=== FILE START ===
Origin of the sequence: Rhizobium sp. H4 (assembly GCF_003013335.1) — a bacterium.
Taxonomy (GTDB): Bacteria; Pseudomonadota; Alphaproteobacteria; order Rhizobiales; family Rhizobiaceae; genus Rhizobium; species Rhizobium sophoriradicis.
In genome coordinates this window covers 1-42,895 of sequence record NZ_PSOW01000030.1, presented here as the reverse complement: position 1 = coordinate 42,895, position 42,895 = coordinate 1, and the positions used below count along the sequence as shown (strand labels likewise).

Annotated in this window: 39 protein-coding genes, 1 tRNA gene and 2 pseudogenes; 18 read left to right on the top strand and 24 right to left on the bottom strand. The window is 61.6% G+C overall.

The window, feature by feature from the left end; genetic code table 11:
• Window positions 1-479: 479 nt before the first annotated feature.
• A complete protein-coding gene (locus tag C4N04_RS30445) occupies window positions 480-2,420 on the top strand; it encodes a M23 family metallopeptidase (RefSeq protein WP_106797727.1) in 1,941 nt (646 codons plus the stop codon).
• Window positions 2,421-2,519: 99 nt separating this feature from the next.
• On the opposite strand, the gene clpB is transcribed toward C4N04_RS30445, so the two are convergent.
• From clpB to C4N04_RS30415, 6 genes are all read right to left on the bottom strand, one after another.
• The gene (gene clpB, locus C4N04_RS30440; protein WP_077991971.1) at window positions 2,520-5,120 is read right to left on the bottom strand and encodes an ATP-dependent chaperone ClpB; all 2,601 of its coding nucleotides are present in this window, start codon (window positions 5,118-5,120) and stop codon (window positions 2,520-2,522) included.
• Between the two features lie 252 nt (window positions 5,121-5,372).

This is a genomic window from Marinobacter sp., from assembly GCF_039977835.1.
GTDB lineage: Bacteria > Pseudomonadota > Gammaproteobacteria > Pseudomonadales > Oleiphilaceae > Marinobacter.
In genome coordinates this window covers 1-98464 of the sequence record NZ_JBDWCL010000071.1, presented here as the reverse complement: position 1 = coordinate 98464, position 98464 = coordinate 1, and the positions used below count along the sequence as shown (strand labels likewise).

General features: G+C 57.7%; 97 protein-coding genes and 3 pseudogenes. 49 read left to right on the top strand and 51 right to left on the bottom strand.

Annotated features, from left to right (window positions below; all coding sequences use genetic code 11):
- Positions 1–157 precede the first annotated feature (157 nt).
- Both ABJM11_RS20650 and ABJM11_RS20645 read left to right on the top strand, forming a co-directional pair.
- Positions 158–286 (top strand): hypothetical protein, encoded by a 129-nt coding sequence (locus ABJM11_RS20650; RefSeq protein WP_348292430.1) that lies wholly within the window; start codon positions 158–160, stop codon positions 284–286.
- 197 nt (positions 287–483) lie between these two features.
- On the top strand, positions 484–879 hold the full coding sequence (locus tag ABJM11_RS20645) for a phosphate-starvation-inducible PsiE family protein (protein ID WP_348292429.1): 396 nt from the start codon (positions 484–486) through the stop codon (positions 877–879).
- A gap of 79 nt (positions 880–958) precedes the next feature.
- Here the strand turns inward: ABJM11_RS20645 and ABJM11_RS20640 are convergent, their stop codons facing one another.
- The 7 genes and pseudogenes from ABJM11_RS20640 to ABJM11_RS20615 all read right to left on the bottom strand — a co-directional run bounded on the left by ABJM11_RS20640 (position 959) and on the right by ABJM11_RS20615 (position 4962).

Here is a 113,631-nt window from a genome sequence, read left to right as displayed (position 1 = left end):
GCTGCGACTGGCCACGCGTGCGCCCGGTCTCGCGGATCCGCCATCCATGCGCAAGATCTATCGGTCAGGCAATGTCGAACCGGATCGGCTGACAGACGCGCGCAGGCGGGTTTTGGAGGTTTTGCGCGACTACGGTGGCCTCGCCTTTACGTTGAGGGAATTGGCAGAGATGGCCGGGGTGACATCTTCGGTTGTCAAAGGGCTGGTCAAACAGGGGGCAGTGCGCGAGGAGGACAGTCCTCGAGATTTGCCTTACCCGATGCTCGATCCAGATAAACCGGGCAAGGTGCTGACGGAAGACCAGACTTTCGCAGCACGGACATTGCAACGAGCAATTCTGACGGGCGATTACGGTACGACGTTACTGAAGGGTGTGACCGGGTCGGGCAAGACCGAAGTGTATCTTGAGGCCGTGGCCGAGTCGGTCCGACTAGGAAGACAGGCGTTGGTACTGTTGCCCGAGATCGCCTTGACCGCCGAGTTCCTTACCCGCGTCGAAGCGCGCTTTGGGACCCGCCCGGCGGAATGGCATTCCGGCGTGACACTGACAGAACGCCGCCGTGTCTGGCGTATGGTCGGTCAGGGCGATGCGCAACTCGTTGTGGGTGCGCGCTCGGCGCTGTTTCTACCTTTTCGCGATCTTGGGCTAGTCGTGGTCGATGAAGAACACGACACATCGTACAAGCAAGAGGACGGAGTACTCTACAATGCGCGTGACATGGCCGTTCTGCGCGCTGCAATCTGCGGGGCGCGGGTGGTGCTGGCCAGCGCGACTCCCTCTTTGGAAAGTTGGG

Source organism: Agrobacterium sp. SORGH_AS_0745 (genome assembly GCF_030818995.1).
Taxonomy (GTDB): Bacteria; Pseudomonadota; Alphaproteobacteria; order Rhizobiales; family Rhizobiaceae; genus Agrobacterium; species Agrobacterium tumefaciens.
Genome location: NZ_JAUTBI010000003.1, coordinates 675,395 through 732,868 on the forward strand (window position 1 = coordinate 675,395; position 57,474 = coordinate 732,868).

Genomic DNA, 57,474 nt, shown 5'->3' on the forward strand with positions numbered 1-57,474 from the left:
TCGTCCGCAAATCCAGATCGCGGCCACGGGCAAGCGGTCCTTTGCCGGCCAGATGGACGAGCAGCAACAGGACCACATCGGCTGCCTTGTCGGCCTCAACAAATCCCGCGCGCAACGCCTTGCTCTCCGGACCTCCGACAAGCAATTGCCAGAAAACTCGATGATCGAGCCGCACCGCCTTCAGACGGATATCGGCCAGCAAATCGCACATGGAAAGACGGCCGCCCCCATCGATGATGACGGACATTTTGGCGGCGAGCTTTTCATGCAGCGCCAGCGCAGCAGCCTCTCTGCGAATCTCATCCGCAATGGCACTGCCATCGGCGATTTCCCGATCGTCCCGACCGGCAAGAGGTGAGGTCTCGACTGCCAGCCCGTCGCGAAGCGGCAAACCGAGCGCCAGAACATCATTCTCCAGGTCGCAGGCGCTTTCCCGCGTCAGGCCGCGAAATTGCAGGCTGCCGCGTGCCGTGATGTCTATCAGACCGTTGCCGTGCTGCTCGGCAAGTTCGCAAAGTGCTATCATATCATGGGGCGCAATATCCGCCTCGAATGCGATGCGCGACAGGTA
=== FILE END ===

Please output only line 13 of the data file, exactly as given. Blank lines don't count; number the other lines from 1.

This is a genomic window from Marinobacter sp., from assembly GCF_039977835.1.